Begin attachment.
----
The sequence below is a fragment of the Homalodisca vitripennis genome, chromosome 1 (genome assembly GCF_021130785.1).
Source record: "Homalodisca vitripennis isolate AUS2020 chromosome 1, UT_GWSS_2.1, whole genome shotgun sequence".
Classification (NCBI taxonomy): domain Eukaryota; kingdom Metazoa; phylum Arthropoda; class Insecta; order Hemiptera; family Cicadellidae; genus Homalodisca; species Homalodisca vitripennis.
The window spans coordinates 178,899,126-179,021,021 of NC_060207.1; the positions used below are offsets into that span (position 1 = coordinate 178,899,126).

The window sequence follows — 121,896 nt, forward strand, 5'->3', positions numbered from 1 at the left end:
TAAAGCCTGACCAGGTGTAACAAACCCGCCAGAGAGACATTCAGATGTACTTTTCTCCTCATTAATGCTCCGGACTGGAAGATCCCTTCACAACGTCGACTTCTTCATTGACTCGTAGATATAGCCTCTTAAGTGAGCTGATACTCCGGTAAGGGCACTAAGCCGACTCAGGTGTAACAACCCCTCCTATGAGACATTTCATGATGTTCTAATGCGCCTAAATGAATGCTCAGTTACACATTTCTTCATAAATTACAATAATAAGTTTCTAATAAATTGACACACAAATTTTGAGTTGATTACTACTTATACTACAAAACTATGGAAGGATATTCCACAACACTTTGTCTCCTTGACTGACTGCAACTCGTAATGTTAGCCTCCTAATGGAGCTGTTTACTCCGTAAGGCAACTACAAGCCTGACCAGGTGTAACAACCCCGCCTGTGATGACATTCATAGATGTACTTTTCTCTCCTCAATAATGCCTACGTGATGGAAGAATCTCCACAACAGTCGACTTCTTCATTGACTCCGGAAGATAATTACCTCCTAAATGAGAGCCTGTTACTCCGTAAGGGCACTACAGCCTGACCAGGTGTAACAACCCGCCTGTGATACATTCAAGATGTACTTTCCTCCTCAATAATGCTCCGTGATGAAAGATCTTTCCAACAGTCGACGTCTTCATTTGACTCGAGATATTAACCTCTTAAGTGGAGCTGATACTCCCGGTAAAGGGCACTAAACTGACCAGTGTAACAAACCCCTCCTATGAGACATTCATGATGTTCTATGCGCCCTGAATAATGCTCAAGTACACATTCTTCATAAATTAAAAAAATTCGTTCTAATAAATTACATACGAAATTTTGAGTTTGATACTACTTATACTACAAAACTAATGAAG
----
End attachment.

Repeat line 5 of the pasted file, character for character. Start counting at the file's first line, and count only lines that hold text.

The window sequence follows — 121,896 nt, forward strand, 5'->3', positions numbered from 1 at the left end: